It was just another day on the job for Robert Redford stand-in Spencer Wetherall as he lay in bed next to Jane Fonda waiting for an "Our Souls at Night" scene to be set up.
During the downtime, he showed her cellphone photos from a recent kayaking trip, one of which featured an attractive young woman with long, dark hair. Fonda got quiet, he said, until he told her the girl was his daughter.
"Spencer," Wetherall, 52, recalled Fonda saying, "I'm so glad you told me she was your daughter. In California the guy would usually say it was his girlfriend."
Wetherall's story got a laugh on a recent December morning when he and three other extras from the Netflix film starring Fonda and Redford gathered for lunch at The Broadmoor to reminisce and catch up. The cohorts included Nancy McLeod, from Monument, who was Fonda's stand-in, Diane Varlesi, who was Fonda's body double, and Kayle Higginbotham, the stand-in for the character of Ruth, Fonda's best friend in the movie.
"It was like falling down the rabbit hole and ending up in Wonderland," said McLeod, 62. "Everything was so full of wonder each day as I learned step by step what it takes to make a movie."
Filming made quite a splash for two months this fall when location scouts chose several areas, including a west-side neighborhood, in Colorado Springs for the movie based on a 2015 novel by the late Colorado author Kent Haruf. Shooting also took place in Denver, Florence and Eleven Mile State Park in Lake George. Redford and Fonda star as a widower and widow in the tiny fictional town of Holt, Colo., who begin a clandestine friendship that eventually blossoms into romance.
The film, also starring Bruce Dern and Judy Greer, is set to air on the digital streaming platform in May or June.
On the job
Despite working 60 hours every week for two months - about 12 to 15 hours per day - with a couple of days off, none of the stand-ins or body doubles will make the final cut of the movie, minus the possibility of one scene in which Varlesi might be seen from a distance riding shotgun in Redford's character's truck.
"You are part of the background," said Higginbotham, 69, "part of the furniture."
A stand-in is on set all day for every scene the actor is in. Crew members, including the key grip, key gaffer, camera person and sound engineer, gather before each new scene to go over how it will be created. The stand-ins act as human mannequins as the crew puts it all together - they practice timing and camera moves and test noise and lighting. The actual actors are brought in when filming is ready to commence.
"I am so glad I got to be the stand-in," said McLeod. "I saw and heard everything and worked daily with those greats I mentioned (on the crew). The doubles worked a fraction of the days we worked."
Body doubles wear the same clothes and wigs as the actors but work with a separate camera crew away from the main set doing scenes that have no lines and no close-ups of the actors.
"It's a way to save time and film more of the movie simultaneously," said McLeod, "and it saves the actors from doing things they really aren't needed for."
How they got cast
It's been a lifelong case of mistaken identity for the Longmont-based Wetherall. He's good-natured about it, though, especially when it comes with perks like jobs - toward the end of filming "Our Souls at Night" he agreed to work in Redford's next film, and potentially last as an actor, "The Old Man and the Gun" with Casey Affleck. It begins production this year.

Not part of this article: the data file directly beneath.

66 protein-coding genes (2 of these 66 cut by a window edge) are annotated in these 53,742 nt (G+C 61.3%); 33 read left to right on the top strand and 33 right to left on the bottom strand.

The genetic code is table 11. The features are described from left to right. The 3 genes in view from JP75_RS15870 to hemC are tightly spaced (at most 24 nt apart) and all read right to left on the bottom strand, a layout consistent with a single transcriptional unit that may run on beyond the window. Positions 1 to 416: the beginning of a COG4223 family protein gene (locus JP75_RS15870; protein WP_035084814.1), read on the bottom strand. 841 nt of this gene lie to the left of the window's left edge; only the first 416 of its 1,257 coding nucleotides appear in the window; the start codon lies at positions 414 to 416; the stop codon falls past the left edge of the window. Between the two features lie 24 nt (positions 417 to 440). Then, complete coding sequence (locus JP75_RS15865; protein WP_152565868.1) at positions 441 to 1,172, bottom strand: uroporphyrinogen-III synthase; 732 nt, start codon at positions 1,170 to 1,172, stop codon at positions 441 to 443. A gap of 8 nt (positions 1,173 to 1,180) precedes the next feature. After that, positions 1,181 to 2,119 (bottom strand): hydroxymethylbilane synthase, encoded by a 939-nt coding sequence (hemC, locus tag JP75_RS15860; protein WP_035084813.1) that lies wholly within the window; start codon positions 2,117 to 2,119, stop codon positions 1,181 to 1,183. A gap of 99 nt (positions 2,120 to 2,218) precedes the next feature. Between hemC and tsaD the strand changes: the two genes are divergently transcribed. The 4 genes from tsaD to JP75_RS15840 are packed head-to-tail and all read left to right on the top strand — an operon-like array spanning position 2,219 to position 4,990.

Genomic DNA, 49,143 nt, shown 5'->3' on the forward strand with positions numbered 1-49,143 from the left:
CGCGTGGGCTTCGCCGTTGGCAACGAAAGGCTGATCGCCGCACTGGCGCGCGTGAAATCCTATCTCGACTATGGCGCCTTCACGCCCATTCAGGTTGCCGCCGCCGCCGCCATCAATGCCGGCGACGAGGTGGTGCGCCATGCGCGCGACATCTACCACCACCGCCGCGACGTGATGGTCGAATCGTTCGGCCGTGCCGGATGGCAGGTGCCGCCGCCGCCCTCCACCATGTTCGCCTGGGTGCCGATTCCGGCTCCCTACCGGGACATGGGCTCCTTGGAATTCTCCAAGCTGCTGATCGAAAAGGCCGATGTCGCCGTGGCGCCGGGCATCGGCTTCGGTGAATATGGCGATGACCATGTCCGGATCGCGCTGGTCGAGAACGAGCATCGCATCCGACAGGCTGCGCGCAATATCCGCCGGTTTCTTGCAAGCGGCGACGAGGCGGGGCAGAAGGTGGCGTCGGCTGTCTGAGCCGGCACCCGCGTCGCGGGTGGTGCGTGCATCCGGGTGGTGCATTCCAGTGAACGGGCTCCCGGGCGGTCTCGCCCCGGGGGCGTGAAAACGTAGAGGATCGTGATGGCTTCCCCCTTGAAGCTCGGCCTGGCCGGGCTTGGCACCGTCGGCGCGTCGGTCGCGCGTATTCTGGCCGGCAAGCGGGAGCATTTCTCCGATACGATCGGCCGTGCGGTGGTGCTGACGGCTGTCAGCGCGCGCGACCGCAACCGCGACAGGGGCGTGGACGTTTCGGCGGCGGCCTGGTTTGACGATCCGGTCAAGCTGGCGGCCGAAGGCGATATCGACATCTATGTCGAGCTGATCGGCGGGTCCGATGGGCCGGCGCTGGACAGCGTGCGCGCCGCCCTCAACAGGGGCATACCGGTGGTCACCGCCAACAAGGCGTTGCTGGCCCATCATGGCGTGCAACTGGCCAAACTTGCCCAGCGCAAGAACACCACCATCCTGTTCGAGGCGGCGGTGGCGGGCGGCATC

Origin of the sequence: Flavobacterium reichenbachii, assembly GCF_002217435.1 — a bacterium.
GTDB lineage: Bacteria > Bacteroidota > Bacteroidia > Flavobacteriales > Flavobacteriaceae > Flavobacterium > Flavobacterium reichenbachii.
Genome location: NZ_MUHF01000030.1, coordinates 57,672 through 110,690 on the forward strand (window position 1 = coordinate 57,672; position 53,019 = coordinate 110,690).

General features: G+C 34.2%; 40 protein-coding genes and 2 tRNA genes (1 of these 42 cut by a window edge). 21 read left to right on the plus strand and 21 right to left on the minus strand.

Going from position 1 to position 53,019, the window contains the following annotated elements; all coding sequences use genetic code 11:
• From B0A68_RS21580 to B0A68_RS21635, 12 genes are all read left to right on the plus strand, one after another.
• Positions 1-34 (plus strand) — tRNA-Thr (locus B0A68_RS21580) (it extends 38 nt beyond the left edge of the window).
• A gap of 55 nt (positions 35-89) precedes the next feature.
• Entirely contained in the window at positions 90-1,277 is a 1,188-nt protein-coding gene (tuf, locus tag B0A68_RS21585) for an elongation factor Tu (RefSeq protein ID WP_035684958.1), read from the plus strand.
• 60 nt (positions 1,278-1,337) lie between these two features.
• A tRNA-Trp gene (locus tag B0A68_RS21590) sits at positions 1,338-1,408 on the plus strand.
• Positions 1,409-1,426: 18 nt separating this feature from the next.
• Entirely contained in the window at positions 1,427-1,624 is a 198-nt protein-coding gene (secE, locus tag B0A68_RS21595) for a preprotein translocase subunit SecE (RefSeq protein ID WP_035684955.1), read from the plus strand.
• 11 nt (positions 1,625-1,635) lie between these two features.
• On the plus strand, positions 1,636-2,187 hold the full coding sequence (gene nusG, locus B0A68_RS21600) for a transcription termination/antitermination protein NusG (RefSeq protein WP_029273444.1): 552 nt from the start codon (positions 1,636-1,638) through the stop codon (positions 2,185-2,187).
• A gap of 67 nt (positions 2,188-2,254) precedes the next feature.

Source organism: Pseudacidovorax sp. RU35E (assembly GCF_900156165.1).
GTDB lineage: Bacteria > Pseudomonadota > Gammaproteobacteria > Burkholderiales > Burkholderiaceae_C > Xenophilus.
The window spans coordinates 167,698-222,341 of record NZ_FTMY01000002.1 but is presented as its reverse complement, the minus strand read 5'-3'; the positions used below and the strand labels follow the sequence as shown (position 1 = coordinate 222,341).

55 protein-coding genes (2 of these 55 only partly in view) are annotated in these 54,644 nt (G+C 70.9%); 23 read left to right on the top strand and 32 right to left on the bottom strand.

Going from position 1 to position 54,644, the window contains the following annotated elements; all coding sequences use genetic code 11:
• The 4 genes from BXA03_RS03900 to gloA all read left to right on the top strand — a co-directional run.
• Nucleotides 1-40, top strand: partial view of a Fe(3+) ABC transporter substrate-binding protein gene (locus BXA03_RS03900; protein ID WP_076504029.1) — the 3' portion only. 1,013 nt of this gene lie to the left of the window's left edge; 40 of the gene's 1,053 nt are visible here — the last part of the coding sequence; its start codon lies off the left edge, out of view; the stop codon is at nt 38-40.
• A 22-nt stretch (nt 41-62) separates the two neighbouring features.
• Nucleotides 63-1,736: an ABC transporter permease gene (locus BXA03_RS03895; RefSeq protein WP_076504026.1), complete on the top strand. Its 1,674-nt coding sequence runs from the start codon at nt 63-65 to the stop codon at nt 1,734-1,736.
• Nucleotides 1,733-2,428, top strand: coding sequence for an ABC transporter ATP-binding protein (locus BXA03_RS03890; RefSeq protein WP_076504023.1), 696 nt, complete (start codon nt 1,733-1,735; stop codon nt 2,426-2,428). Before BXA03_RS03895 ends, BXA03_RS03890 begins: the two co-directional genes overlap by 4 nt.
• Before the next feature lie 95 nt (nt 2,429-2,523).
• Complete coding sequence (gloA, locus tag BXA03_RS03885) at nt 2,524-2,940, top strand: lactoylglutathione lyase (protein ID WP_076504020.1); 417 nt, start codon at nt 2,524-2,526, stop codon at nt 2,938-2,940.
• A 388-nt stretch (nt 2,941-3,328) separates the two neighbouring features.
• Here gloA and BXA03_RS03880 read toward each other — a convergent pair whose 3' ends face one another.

Wetherall, who hosts "Time Machine Camaros," a KCDO- TV show in Denver, was in line with thousands of others at the film's August casting call for extras at the Hillside Community Center. A casting director offered him the job on the spot.
"She said you must get told you look like him all the time," said Wetherall.
The offer wasn't a done deal, though, until he was handpicked by the star himself. During a final approval process, where he competed with four other Redford lookalikes, an assistant inspected Wetherall's eyes to make sure they were blue, examined his hands and ran her hands through his hair to check its fullness.
"Robert came in and looked me up and down," he said. "I'm Robert Redford-certified now."
Varlesi attended the same casting call hoping to be an extra until a casting director asked her age (72) and her size (1-2s) and deemed her perfect for the role of Fonda's body double.
"I didn't even know there was such a thing as a body double," she said.
She also had to earn the Fonda stamp of approval.
"I was so nervous," she said. "I've always admired her movies over the years. She came out of the car with her little dog (a Coton de Tuléar named Tulea) and she was very intense in how I was to represent her, telling me about the scene and movie and her character. They put a wig on me and she came into the trailer to look. She high-fived me and said you're my double."
McLeod, a still-photography model with IMG Models in New York City, was called a week after attending the same casting call and asked to be Fonda's stand-in.
Some folks weren't happy about Fonda being in Colorado after the infamous 1972 photos during the Vietnam War that earned her the nickname "Hanoi Jane." A warning sign outside of Florence stated "Jane, go home, you're not welcome" and one Florence shop refused to open.
Guards were on set every day due to death threats made against Fonda.
"I became really concerned," said Varlesi about seeing the sign. "In the times we live in people do dangerous, unstable things."
Protesters aside, the experience of filming the movie was positive, educational and a memory the extras will all cherish.
"It was like taking a class and learning from professionals in the industry," said Varlesi. "There was so much love on set."